In this weeks post I’d like to talk about script-writing and the personal processes through which I go when writing a script and how I believe that those who study writing at pretty much any level often lose a sense of creativity within their writing which can lead to unoriginal and sub-standard media.
This opinion is one that many people will disagree with as there are countless successful writers who did study their craft in order to perfect and that’s fine; however although what they write may be decent and audiences respond to it on a large scale; the ideas are often not original and often rely on the re-working or combining of clichés or tricks which I often find too obvious.
I would like to start my argument by looking at the sheer volume of courses, books, blogs, seminars and so forth which claim to teach you ‘How to write a successful screenplay’ and yes some of these are written by professional writers who have valid opinions on what makes a good script it or not; but often they are written by people who aren’t talented enough to write/sell their screenplays so instead sell their advice which is bad advice due to their lack of talent, if you follow. It is a vicious circle that leads only to poor writing and the reason why so many formulaic films are made.
Now I am not untouched by the study of film writing – although if I could go back in time I would – I have a Film Production degree in which one module was based on script-writing. This module did have a few advantages in that it taught me useful things such as how to format a script properly, this is a skill that needs to be learned as if your script doesn’t match the formatting standards no-one is ever going to read it; but its easy to learn and software like Celtx is free and does most of the work for you.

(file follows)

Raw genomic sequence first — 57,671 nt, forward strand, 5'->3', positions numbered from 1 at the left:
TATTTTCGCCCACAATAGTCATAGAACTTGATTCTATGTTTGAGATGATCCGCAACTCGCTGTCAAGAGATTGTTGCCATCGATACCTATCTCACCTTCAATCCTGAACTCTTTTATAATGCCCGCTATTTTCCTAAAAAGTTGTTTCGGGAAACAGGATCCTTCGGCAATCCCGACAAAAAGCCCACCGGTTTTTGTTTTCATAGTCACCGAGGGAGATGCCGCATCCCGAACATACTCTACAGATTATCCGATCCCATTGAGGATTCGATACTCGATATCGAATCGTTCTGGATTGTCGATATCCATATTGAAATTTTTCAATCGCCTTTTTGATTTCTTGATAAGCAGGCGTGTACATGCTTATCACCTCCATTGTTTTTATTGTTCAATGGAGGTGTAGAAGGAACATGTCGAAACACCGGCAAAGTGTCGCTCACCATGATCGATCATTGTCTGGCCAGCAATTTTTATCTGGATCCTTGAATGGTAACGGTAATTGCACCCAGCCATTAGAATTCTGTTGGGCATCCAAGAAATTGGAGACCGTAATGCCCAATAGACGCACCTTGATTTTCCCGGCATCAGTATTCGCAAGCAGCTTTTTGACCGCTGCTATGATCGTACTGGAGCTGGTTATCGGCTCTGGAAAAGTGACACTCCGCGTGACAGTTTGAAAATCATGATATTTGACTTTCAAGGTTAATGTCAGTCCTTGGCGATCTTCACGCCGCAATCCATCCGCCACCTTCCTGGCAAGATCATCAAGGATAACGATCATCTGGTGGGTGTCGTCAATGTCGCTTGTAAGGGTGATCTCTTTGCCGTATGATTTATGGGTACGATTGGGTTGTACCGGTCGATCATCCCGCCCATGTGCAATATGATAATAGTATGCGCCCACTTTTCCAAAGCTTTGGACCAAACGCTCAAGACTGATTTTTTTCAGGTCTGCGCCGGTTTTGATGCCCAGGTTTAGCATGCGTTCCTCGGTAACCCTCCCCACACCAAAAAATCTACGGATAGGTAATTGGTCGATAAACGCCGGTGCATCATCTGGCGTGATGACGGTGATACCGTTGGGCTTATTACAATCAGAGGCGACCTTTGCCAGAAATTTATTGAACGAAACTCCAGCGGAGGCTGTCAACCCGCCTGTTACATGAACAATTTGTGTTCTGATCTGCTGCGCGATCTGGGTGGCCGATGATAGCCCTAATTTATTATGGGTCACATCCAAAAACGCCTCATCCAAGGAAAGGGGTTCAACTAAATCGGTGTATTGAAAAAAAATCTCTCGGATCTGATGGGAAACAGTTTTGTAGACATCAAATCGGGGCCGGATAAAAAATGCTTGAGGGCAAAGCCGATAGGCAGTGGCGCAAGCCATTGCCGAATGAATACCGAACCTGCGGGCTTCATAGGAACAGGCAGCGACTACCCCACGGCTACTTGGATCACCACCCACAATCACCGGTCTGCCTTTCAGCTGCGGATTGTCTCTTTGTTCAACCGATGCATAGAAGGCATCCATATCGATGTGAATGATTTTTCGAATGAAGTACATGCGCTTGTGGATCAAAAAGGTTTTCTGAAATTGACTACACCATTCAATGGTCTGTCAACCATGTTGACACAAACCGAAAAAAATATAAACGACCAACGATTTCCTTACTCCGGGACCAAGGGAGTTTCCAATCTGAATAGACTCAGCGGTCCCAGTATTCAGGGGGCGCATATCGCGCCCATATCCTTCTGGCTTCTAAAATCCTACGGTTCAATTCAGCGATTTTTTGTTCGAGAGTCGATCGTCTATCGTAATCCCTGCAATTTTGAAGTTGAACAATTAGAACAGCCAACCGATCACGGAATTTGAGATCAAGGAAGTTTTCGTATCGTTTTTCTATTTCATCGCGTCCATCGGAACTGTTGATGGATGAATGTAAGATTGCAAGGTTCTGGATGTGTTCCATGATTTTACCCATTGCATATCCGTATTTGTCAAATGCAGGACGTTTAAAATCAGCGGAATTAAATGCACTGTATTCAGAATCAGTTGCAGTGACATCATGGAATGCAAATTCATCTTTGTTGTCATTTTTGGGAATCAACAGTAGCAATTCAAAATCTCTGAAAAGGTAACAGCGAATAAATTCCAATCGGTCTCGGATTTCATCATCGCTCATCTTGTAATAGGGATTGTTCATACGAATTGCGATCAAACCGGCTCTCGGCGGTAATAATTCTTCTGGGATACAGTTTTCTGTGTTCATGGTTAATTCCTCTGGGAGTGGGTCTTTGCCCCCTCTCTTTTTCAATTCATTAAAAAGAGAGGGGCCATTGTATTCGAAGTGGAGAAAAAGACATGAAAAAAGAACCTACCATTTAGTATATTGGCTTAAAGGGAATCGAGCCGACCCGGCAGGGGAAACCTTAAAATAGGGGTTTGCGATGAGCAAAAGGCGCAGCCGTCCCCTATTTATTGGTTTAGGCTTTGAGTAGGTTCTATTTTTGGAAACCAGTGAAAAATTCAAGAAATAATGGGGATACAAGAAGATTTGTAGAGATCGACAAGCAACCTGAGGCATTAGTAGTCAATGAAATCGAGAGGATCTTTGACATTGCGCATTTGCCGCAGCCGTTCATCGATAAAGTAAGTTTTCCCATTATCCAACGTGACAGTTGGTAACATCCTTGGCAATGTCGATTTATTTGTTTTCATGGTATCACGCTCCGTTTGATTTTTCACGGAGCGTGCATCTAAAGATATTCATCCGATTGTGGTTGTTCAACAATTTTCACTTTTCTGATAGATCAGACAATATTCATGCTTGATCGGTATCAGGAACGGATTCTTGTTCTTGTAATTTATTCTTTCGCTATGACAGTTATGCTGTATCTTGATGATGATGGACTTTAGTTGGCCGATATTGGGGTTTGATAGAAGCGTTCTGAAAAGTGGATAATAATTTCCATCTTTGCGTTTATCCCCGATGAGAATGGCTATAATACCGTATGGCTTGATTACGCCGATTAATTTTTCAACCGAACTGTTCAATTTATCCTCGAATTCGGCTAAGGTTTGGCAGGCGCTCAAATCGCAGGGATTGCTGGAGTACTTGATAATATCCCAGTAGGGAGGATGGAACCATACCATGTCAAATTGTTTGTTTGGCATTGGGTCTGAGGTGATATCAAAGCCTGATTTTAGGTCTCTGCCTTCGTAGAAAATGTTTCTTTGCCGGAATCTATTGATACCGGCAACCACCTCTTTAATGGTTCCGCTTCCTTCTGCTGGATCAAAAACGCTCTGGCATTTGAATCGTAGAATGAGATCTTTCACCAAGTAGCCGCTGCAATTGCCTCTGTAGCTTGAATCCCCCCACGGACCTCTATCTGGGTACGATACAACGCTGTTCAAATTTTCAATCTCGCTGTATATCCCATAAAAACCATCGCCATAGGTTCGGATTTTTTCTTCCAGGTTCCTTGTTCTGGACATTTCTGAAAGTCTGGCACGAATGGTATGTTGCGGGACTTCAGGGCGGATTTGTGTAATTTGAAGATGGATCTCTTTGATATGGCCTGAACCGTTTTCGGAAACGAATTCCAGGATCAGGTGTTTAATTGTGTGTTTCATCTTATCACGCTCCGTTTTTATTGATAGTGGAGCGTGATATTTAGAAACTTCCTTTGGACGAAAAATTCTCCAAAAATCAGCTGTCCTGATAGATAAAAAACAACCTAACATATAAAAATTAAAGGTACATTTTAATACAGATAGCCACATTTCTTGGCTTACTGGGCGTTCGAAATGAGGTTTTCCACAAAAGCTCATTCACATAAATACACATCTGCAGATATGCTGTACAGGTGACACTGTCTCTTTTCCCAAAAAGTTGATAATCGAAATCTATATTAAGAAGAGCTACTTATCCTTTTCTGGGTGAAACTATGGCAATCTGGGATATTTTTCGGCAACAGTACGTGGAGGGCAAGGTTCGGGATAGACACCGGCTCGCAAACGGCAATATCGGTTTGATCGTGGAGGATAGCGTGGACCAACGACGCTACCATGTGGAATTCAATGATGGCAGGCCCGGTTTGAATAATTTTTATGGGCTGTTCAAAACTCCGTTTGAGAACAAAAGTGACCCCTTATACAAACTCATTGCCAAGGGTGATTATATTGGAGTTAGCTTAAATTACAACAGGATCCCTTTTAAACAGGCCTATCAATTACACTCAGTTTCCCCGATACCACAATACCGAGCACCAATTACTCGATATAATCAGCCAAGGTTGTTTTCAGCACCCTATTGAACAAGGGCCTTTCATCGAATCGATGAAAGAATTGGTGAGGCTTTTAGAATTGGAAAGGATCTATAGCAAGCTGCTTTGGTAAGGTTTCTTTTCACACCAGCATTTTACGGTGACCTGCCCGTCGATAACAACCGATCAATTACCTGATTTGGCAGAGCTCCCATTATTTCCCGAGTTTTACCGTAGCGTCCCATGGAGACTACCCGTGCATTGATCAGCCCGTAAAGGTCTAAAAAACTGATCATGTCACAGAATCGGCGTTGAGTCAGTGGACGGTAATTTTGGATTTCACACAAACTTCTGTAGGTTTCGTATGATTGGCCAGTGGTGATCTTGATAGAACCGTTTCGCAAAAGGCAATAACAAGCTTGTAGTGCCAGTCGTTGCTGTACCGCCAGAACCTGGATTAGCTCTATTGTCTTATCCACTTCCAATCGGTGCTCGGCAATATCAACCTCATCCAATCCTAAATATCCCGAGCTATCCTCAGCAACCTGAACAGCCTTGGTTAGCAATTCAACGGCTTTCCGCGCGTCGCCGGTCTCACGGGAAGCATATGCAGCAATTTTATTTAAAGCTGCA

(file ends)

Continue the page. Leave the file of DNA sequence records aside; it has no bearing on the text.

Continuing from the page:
The script-writing module mainly consisted of information that I didn’t want to know and regretted learning. For example it covered areas such as the ‘Three Act Structure’ – which can be applied to any film, if you study it hard enough. This structure as its title suggests splits the narrative of the film into ‘three acts’ forcing a writer to decide on key plot points and work their script so that these occur at certain points in the script. When I attempted to write with this in mind I found it extremely limiting as I found it to be tedious that the length of my exposition was dictated by some book; if you’re characters need extra time to become established let them have it, the book going to watch your film is it?
Now when people read the above they will probably think that I’m telling people they shouldn’t plan their screenplays but I’m not; everything I write is planned but the amount of planning I do depends on my mood and the ideas. You should remember that with computers nothing is permanent so if you’re inspired to write something at half 3 in the morning after drinking eleven pints, write it. You may find yourself presently surprised when you wake up in the morning (or most likely late afternoon) and if you don’t like what was written, or can’t make sense of the drunken mess then you can always delete it.
Instead of studying writing people should sit down and actually write; plan a story however you want be it by creating an extended breakdown of each scene or (as I’ve found works best for me) a simple hand-drawn flow-chart showing what’s going to happen. I often have only a vague idea when I begin a script and will go through at the end and re-write it so as the twist ending makes sense or the characters become more fully developed.